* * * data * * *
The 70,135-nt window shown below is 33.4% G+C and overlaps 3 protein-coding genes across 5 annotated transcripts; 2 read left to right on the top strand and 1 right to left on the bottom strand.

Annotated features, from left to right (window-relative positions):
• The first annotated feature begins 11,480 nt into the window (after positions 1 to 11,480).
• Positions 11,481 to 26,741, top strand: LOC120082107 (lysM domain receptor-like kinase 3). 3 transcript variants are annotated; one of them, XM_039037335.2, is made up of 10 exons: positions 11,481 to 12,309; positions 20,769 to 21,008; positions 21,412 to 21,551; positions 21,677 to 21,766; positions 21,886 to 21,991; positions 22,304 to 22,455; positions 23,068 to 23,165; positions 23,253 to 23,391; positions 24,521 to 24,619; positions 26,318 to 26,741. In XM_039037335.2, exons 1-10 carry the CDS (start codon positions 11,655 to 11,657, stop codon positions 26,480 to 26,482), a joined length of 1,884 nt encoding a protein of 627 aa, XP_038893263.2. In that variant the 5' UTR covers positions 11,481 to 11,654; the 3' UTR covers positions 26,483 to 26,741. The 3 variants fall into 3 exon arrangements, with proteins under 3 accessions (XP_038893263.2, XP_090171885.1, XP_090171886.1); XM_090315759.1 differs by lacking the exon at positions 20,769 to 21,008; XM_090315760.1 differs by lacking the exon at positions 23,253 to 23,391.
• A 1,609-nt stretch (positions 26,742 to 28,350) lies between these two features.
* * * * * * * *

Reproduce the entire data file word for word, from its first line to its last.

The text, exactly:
The 70,135-nt window shown below is 33.4% G+C and overlaps 3 protein-coding genes across 5 annotated transcripts; 2 read left to right on the top strand and 1 right to left on the bottom strand.

Annotated features, from left to right (window-relative positions):
• The first annotated feature begins 11,480 nt into the window (after positions 1 to 11,480).
• Positions 11,481 to 26,741, top strand: LOC120082107 (lysM domain receptor-like kinase 3). 3 transcript variants are annotated; one of them, XM_039037335.2, is made up of 10 exons: positions 11,481 to 12,309; positions 20,769 to 21,008; positions 21,412 to 21,551; positions 21,677 to 21,766; positions 21,886 to 21,991; positions 22,304 to 22,455; positions 23,068 to 23,165; positions 23,253 to 23,391; positions 24,521 to 24,619; positions 26,318 to 26,741. In XM_039037335.2, exons 1-10 carry the CDS (start codon positions 11,655 to 11,657, stop codon positions 26,480 to 26,482), a joined length of 1,884 nt encoding a protein of 627 aa, XP_038893263.2. In that variant the 5' UTR covers positions 11,481 to 11,654; the 3' UTR covers positions 26,483 to 26,741. The 3 variants fall into 3 exon arrangements, with proteins under 3 accessions (XP_038893263.2, XP_090171885.1, XP_090171886.1); XM_090315759.1 differs by lacking the exon at positions 20,769 to 21,008; XM_090315760.1 differs by lacking the exon at positions 23,253 to 23,391.
• A 1,609-nt stretch (positions 26,742 to 28,350) lies between these two features.